EARTHWORKS

EARTHblog

EPA could save America's waters and fisheries by taking strong action on mining

By Jennifer Krill

January 20, 2011

Bristol Bay, Alaska. Click to see full size versions of this any many more on the National Geographic website.Last week the EPA stepped into a leadership position by revoking the water permit for the Spruce No. 1 Mine in West Virginia, recognizing that mountaintop removal coal mining causes irreparable damage to America's waterways. This campaign came after years of struggle against the intractable coal industry, and great work from our allies the Ohio Valley Environmental Coalition, Coal River Mountain Watch, Appalachian Voices, Rainforest Action Network, the Sierra Club, and many others.

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Tagged with: no dirty gold, alaska, toxics, pebble, water


Saving the scenery: Activist trainings teach skills, forge connections

By Nadia Steinzor

January 19, 2011

Don t blame me for signing a lease, and you'll never stop the drilling, the man said. There s an old saying: you can t eat the scenery.

Most days, this would have been depressing to hear and just another reason why gas development is running amok. But on this day, the speaker was part of something very positive, a role play on how to talk about the downsides of drilling with reluctant friends and neighbors.

This topic was part of Get Organized: Skills to Protect your Community in the Marcellus Shale, a training held last week in Pittsburgh and Connellsville, PA. Dozens of local residents turned out to learn how to recruit volunteers, generate media coverage, coordinate with other activists, and track problems in communities.

The events were hosted by PennEnvironment (which is planning more such events in the coming months) and co-led by EARTHWORKS, Clean Water Action, Three Rivers Waterkeeper, University of Pittsburgh's Center for Healthy Environments and Communities, and Mountain Watershed Association.

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Tagged with: drilling, natural gas, marcellus shale, community organizing, gas development


Justice Department backs up EPA: Range Resources' fantasy in wonderland ends

By Alan Septoff

January 19, 2011

Last week, Sharon Wilson blogged about Range Resources willful blindness to the EPA's charge that it had contaminated a Texas aquifer. Basically, despite EPA confronting the company with evidence of its pollution, Range had sent a letter to EPA thanking the agency for agreeing that Range wasn't responsible for pollution.

Yesterday, the other shoe dropped.  Sharon has the full story over at Bluedaze, including context and links.

In short, the Department of Justice backed up the EPA's emergency order against Range Resources by filing a complaint in federal district court.

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Tagged with: epa, range resources, justice department, bluedaze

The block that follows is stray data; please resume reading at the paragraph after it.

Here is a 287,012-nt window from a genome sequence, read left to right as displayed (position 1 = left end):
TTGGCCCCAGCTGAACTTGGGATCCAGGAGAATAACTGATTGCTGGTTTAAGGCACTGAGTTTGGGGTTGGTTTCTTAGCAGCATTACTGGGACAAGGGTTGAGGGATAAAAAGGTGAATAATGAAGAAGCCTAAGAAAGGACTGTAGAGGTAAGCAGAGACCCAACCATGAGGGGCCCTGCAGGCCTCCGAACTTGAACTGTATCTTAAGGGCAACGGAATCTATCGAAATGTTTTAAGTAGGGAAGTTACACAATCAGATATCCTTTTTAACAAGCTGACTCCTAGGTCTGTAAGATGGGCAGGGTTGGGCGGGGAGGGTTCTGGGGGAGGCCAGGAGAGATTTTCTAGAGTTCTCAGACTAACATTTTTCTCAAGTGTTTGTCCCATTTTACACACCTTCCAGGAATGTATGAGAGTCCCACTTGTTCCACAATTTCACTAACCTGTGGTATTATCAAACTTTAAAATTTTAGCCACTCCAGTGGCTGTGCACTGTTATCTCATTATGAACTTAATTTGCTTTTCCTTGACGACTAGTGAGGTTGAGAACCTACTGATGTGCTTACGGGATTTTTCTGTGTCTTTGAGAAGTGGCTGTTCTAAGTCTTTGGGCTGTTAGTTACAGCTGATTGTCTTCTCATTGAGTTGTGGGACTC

Government oversight at risk: new House Oversight Cmte chair to publish regulatory hit list

By Alan Septoff

January 18, 2011


Darrell Issa

Well, at least we can credit Darrell Issa with the courage of his convictions.

Our friends at OMB Watch brought to our attention that Darrell Issa, the new chair of the House Oversight and Government Reform Committee, has

"promised to publicly release responses he receives from 150 companies, trade groups and think tanks that he asked to compile wish lists of regulations they would like rolled back." -- from The Hill, "Oversight head to release business requests for regulation rollbacks", 1/10/2011

We'll be watching this list closely. 

Communities and the environment rely upon federal oversight, present and future, to force resource extraction companies to account for the public good (to a greater or lesser degree, depending upon regulatory effectiveness) when operating.  Without government oversight, these companies will and do simply ignore what's in the public interest.  And, sometimes, even with it.

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Tagged with: regulation, oversight, darrell issa


House Democrats support disclosure on public lands

By Lauren Pagel

January 18, 2011

Yesterday, 46 Democrats from the House of Representatives sent a letter to Department of Interior Secretary Ken Salazar that supports Interior s move towards public disclosure of fracturing chemicals for oil and gas operations on public lands. This letter stands in contrast to the 32 House members that signed a letter urging Interior to put off regulations until after the EPA hydraulic fracturing study has been completed.

As a first step in regulating what happens with oil and gas production on our public lands lands that are owned by you and me disclosure is a no-brainer, from my perspective. Regardless of what the findings of the EPA study might be, citizens deserve to know what chemicals are being by companies operating on lands that are part of our national heritage. 

I hope the Interior Department stays true to its mission to protect public lands and the waters contained within them and moves forward with strong disclosure provisions. In addition to disclosure of chemicals involved in hydraulic fracturing, the Interior Department should lead the way by instituting the most stringent regulations for the entire lifecycle of oil and gas production. DoI should require that companies operating on public lands adhere to best practices to protect air, land and water resources. 

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Tagged with: fracking, hydraulic fracturing, oil and gas, public lands, disclosure, congress, department of interior


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